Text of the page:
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Can Whales Live in Fresh Water?

Tricia Christensen
Updated Jun 04, 2024
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How long whales live in fresh water has become a matter of some debate with several visits of whales to fresh water environments. The interest in this matter first peaked when Humphrey the humpback whale took a detour into the Sacramento River in 1985 during annual whale migration season. Humphrey managed several weeks in the brackish water (fresh water) of the Sacramento River before finally returning to the San Francisco Bay and then to the Pacific Ocean. The matter was revisited in May of 2007, when a mother humpback and her calf entered the Sacramento River.

In general, some experts say that it is uncommon to see whales in fresh water for more than a few weeks. There are a few species of dolphins that are specifically fresh water mammals, but most whales are built for salt water environments. Scientists are not exactly sure how long whales can live in fresh water since they are salt water mammals. One issue is that in fresh water, they don't have access to their regular food sources.

An additional concern for whales in fresh water is that salt water performs some natural functions for the whale. Small cuts or scrapes, for example, are easily healed in salt water. Fresh water environments do not provide access to the beneficial healing aspects of salt. It was noted in the May 2007 Sacramento incident that both whales appeared to be injured by the propeller of a boat. Fortunately, the two whales in this instance were herded back to the Pacific Ocean roughly two weeks after making their appearance in the Sacramento Delta.

Fresh water environments are also not natural for a whale's swimming and diving activities. Most whales swim in water that is at least 20 feet (6.1 m) deep, if not considerably deeper. Fresh water rivers may be only a few feet deeper than the girth of a whale's body. This makes them more likely to be beached.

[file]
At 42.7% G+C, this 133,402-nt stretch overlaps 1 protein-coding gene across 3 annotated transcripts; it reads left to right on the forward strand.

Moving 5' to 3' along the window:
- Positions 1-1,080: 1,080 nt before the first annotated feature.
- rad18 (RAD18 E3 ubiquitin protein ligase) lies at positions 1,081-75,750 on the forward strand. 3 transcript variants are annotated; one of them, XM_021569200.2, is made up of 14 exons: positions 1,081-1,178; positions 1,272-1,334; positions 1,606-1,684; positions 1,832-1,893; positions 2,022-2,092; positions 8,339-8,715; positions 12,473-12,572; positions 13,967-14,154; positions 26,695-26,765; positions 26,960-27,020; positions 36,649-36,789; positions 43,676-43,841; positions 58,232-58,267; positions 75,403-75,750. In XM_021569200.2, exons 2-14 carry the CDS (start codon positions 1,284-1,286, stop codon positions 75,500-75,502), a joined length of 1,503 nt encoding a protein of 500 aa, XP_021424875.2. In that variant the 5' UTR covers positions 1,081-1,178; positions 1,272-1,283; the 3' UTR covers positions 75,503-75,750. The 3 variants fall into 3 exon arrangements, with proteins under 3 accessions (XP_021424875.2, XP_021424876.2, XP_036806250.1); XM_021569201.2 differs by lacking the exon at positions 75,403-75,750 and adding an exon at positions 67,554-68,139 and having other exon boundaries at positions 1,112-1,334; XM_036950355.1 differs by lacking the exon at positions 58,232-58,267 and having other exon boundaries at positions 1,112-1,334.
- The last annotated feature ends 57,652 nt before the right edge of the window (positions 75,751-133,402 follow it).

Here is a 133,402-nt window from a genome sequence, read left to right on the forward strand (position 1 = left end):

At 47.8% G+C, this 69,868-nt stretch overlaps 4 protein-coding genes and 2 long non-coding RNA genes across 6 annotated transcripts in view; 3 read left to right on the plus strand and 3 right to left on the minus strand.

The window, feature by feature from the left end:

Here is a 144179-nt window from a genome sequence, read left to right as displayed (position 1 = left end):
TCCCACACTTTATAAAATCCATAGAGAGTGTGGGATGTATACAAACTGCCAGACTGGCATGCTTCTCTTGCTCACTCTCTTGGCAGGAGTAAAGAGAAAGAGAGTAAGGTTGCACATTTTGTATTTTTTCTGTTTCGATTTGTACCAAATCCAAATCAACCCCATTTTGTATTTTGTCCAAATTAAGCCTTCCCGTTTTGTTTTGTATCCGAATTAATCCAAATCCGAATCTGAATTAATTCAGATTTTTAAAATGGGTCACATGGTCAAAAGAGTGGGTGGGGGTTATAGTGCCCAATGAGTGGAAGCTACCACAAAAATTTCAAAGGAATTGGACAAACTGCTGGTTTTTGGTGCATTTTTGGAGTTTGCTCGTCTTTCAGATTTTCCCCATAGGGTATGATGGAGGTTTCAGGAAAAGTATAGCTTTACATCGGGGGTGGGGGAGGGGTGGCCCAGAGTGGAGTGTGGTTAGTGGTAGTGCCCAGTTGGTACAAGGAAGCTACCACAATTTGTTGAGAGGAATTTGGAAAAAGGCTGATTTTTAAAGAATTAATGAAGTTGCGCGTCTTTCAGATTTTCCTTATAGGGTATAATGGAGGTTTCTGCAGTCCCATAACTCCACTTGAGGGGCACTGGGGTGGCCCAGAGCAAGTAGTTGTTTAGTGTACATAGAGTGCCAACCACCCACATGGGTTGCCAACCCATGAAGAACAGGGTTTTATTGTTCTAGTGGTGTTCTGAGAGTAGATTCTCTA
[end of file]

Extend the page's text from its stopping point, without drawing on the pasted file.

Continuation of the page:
The humpback whale and many others species of whales are migratory animals by habit. Diversions from typical migration patterns can create problems for the whales. Since they are unaccustomed to the route they are taking, whales can easily get confused. Instinct to migrate is innate, so as interesting as it may be to see whales in fresh water, it’s a matter of concern to whale lovers.

When possible, governments and environmental groups use their resources to help whales back to their natural environments as quickly as possible. Marine biologists are certain that the biology of the whale cannot survive indefinitely in brackish water, and that at most, few whales in fresh water will survive more than a month.

All Things Nature is dedicated to providing accurate and trustworthy information. We carefully select reputable sources and employ a rigorous fact-checking process to maintain the highest standards. To learn more about our commitment to accuracy, read our editorial process.
Tricia Christensen
By Tricia Christensen
With a Literature degree from Sonoma State University and years of experience as a All Things Nature contributor, Tricia Christensen is based in Northern California and brings a wealth of knowledge and passion to her writing. Her wide-ranging interests include reading, writing, medicine, art, film, history, politics, ethics, and religion, all of which she incorporates into her informative articles. Tricia is currently working on her first novel.
Discussion Comments
By anon1004466 — On Feb 18, 2021